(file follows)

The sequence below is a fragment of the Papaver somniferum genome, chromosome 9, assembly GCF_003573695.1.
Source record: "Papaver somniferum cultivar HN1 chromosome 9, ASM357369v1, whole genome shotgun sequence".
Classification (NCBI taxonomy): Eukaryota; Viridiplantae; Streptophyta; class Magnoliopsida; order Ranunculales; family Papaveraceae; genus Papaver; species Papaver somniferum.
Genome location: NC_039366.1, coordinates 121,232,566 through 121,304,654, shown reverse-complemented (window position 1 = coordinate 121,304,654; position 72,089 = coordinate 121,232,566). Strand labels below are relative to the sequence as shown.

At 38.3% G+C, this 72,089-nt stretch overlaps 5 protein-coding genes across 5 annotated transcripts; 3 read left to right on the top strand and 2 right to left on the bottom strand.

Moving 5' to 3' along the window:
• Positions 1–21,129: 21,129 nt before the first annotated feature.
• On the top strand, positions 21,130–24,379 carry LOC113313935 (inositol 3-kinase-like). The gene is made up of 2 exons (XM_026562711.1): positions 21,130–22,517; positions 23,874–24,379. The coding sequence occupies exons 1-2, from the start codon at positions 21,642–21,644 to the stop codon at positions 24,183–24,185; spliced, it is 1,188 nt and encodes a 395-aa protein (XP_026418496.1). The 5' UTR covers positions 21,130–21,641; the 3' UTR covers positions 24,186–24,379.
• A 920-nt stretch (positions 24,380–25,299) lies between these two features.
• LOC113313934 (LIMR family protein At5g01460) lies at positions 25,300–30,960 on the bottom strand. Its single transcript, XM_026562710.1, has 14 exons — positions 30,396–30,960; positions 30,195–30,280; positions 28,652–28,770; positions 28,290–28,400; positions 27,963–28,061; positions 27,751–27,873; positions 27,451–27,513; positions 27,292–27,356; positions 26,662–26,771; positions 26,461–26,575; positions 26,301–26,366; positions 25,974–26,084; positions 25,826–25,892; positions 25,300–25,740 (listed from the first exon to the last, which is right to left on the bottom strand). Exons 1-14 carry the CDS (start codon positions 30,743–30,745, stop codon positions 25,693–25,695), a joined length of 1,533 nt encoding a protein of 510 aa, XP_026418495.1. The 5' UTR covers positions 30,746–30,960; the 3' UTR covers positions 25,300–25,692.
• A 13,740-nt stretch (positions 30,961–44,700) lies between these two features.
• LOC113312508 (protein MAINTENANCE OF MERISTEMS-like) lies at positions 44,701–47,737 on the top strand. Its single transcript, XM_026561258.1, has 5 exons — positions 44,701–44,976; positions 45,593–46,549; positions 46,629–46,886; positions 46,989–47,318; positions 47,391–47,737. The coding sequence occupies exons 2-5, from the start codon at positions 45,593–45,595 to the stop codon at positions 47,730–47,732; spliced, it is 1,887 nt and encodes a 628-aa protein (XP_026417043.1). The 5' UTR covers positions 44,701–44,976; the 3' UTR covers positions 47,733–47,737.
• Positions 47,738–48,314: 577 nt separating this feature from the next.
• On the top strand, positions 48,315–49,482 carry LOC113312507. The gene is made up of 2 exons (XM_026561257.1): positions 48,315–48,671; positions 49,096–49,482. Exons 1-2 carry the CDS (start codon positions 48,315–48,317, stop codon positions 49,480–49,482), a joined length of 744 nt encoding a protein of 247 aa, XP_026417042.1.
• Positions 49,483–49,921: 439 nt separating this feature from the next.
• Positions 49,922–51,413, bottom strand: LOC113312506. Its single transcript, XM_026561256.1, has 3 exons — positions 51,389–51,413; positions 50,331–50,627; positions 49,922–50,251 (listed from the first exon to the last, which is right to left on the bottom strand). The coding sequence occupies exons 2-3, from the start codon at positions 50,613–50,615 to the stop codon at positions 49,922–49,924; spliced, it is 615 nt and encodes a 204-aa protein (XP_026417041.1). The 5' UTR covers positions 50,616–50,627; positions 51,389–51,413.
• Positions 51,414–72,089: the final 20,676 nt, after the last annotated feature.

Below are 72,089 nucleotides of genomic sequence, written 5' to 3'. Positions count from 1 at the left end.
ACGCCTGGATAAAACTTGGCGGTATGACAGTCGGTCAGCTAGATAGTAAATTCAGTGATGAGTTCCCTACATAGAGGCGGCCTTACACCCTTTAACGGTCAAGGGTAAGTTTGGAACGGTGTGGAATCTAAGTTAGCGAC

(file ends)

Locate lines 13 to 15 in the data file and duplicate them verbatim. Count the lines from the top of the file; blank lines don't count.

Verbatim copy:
• Positions 47,738–48,314: 577 nt separating this feature from the next.
• On the top strand, positions 48,315–49,482 carry LOC113312507. The gene is made up of 2 exons (XM_026561257.1): positions 48,315–48,671; positions 49,096–49,482. Exons 1-2 carry the CDS (start codon positions 48,315–48,317, stop codon positions 49,480–49,482), a joined length of 744 nt encoding a protein of 247 aa, XP_026417042.1.
• Positions 49,483–49,921: 439 nt separating this feature from the next.